Bill Gates addressed several hundred computer science faculty at the recent Microsoft Research Summit. In his address, Bill pondered why more young people are not attracted to the computer sciences. There is considerable evidence that the number of students majoring in comp sci has plummeted in the United States and Europe and that fewer and fewer are considering careers in software. I agree with Bill that our field remains incredibly exciting; I've often lectured on the privilege and the responsibility of being a software professional. At the same time, the reasons behind this decline are complex: there's residual damage from the sucking vortex that was the dot com bust at the turn of the millennium; the press regarding and the reality of outsourcing does raise the specter of fear, uncertainty, and doubt in the minds of those entering the work force seeking an inspiring apprenticeship and a sustainable career; the decline of attention paid to science and math in K-12 has clogged the pipeline; the decline of federal funding for basic research has thrown cold water on radical innovation; the commoditization of software in certain domains has made some segments of our industry downright boring.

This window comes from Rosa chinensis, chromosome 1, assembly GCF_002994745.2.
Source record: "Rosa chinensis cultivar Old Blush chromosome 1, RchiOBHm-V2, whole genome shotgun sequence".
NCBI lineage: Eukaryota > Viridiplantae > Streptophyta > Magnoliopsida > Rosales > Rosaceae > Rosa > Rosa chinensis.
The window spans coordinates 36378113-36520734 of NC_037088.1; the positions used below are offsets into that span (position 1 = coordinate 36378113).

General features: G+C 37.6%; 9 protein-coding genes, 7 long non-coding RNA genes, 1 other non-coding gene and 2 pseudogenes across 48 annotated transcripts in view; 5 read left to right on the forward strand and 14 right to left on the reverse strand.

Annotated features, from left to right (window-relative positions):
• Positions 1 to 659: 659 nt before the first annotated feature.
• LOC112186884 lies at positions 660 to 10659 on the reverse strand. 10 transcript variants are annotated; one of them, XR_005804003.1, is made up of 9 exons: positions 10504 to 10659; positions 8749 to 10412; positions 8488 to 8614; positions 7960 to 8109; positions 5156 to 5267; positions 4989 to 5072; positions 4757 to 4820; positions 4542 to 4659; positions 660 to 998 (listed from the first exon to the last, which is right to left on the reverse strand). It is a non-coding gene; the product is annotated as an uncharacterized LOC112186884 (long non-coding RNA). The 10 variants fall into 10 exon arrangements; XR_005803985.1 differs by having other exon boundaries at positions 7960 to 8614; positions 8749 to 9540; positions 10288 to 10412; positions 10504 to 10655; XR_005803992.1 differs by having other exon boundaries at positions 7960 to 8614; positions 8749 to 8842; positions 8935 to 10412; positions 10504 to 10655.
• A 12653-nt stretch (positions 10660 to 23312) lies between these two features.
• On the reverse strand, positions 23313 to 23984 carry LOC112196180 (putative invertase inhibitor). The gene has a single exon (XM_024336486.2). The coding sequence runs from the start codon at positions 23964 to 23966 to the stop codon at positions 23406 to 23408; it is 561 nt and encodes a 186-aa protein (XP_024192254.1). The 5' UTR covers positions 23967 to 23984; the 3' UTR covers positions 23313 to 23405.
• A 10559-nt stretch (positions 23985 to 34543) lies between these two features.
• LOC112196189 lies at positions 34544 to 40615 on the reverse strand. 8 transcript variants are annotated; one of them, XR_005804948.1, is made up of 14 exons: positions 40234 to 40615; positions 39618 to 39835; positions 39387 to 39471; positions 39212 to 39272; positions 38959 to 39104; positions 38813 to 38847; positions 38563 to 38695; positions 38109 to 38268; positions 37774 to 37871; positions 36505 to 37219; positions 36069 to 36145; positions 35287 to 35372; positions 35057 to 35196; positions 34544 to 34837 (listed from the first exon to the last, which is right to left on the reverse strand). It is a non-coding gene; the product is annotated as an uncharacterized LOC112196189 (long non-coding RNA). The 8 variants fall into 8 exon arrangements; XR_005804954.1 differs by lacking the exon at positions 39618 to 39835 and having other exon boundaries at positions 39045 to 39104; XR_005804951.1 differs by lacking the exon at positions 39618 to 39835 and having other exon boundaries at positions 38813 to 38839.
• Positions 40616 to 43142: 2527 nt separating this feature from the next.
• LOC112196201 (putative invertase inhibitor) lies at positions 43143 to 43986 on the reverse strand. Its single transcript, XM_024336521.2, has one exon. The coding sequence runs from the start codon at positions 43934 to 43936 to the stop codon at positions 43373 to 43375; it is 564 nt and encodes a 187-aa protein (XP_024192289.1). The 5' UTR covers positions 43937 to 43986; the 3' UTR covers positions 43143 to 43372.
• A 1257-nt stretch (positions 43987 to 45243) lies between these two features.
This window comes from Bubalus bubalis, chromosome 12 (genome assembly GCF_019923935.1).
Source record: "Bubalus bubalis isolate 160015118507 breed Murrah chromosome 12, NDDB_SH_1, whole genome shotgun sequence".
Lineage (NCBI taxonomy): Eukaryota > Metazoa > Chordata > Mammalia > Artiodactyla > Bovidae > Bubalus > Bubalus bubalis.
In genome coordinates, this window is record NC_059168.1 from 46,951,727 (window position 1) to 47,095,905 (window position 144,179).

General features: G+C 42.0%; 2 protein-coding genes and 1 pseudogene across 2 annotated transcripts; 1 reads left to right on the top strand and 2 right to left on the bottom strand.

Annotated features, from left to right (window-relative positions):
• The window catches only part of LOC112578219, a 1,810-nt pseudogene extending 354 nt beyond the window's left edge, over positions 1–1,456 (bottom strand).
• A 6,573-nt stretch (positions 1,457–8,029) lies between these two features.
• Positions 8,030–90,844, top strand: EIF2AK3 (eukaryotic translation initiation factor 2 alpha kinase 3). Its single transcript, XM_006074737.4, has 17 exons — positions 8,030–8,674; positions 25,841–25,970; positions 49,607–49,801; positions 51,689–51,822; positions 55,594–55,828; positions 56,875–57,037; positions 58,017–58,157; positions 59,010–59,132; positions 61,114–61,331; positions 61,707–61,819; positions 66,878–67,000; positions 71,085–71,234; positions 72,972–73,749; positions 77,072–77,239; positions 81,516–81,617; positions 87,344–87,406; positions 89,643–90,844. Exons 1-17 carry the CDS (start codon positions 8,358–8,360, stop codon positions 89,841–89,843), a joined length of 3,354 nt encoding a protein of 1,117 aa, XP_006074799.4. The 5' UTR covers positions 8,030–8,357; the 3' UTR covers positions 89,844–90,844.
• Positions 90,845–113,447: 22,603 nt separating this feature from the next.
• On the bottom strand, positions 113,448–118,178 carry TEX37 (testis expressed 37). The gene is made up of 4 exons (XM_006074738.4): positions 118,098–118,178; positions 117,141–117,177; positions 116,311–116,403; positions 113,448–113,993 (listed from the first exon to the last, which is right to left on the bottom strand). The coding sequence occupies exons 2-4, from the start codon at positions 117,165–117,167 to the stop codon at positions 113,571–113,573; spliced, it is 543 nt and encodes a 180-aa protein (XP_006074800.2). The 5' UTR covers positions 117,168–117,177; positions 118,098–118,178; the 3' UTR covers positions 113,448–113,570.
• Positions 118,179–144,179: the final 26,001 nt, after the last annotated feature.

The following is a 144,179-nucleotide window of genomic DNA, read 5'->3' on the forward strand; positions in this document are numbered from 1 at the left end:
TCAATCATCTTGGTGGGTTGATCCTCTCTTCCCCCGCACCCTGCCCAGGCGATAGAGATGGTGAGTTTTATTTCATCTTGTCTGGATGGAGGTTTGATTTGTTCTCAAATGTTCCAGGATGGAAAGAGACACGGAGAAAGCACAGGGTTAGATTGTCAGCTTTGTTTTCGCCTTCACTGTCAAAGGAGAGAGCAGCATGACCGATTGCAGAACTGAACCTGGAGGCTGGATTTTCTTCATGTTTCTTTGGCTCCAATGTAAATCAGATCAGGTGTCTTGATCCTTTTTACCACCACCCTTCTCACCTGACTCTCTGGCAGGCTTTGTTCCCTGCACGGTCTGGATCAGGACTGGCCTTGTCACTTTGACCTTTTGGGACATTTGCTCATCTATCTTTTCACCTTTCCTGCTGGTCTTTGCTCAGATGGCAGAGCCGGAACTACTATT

Intentional software research by industry is one bright spot in this turbid picture. Microsoft Research has a variety of projects focused on programming principles and tools, systems and networking, computer-mediated living, and machine learning and perception. IBM Research has a much broader mission, covering chemistry, electrical engineering, materials, mathematics, physics, and services as well as the computer sciences wherein there are projects associated with algorithms and theory, artificial intelligence, communications and networking, computational biology and medical informatics, computer architecture, data management, distributed and fault tolerant computing, graphics and visualization, human computer interaction, knowledge discovery and data mining, mobile computing, multimedia, natural language processing, operating systems, performance modeling, programming languages and software engineering, security, services, storage, supercomputing, user interface technology, and the Web.